Austria has led calls for the negotiations to be ditched, saying President Recep Tayyip Erdogan has violated the basic EU rule of law and democratic norms candidate countries must put in place.
Other member states have been reluctant to call time on a key NATO ally seen as vital to Europe's security.
German Foreign Minister Sigmar Gabriel said his government was “strictly against breaking off the accession talks…. It would be the completely wrong reaction.”
“In NATO, we did not even exclude Turkey even during the times of military dictatorship (there),” Gabriel said as he arrived for an EU foreign ministers meeting in Valletta.
The Turkish foreign minister is due to join them for a session on relations with EU candidate countries.
French Foreign Minister Jean-Marc Ayrault said he would be seeking clarifications from Mevlut Cavusoglu in the hope of establishing a way forward.
However, should Erdogan introduce the death penalty — a red line for many member states — that would immediately end all prospect of Turkey joining the EU, he said.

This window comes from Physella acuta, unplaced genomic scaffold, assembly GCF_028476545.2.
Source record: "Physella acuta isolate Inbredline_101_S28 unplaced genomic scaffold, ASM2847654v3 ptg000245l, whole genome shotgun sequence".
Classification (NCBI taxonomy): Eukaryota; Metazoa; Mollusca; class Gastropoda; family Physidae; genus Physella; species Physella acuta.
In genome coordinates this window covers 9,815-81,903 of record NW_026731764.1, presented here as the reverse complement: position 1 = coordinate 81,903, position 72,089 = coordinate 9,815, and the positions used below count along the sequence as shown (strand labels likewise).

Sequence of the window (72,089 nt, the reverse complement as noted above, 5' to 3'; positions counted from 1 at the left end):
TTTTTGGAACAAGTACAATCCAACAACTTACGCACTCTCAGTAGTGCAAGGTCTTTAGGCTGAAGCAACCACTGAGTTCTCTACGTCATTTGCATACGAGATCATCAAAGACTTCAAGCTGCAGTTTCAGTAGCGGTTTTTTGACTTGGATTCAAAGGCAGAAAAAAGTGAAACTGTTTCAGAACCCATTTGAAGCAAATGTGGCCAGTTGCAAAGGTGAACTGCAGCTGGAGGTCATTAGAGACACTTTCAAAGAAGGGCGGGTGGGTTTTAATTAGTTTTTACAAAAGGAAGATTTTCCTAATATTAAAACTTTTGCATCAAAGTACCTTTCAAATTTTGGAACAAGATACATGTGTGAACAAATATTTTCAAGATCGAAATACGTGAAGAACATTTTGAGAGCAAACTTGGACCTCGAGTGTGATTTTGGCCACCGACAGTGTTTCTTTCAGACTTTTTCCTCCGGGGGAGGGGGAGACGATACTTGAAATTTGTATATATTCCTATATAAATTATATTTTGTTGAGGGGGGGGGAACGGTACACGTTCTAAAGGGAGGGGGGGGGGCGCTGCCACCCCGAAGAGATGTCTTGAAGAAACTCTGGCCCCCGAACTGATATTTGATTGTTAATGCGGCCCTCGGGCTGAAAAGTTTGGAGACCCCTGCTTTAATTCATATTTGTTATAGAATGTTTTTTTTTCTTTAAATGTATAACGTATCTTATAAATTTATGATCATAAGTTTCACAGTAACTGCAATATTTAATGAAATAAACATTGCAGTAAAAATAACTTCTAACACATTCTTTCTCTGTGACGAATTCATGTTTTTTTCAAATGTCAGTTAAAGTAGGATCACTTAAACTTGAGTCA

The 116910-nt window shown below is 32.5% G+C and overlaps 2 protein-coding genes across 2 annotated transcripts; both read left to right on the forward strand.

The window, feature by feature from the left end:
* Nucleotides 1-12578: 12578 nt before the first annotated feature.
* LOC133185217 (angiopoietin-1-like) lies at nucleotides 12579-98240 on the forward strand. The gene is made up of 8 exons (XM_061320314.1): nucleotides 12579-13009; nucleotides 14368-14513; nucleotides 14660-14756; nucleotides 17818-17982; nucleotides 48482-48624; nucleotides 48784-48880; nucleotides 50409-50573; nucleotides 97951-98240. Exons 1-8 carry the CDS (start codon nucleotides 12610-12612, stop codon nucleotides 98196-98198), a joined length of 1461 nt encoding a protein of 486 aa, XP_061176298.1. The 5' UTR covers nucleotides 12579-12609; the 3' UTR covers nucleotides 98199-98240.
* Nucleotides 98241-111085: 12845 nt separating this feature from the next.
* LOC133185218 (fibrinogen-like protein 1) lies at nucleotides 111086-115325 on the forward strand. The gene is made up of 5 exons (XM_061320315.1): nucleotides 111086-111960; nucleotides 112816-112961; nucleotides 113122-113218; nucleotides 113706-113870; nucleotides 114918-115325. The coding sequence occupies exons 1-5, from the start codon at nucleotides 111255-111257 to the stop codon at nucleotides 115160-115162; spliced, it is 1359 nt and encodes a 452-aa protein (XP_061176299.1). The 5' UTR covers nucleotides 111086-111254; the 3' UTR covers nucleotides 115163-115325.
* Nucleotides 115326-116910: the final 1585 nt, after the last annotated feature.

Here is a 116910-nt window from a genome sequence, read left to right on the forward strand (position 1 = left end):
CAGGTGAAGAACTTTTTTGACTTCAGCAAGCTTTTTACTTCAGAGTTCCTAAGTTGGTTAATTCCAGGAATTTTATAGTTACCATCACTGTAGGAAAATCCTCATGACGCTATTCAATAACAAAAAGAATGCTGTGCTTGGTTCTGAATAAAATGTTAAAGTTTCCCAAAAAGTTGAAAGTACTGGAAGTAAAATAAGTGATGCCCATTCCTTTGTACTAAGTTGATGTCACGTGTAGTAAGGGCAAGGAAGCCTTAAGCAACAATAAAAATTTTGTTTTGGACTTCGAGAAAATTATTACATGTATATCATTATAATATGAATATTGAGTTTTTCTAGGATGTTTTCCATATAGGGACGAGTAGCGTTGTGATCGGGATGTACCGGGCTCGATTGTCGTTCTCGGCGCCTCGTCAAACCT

In March last year, the European Union signed an accord with Turkey to speed up the accession talks, along with visa liberalisation and billions in aid in return for Ankara halting a flood of migrants, mostly from Syria and Iraq, coming to Europe.
Erdogan and top Turkish officials have repeatedly threatened to rip up the deal because of the lack of progress in the membership talks.
The president also warned that he would review relations with the EU as a whole after winning a referendum this month that dramatically increased his powers.
Austrian Foreign Minister Sebastian Kurz repeated his call for the accession talks to be halted and told his EU peers to make their minds up.
“I consider it completely wrong if we hold up this fiction of an accession (to the EU) as Turkey moves away even further from Europe every year,” Kurz said.
“We need finally a clear decision,” he said.
EU foreign affairs chief Federica Mogherini refused to be drawn, saying Friday's meeting would be a good opportunity for member states to review the situation after the referendum in Turkey.
“I think we need a serious, in-depth, frank and serene discussion,” she said.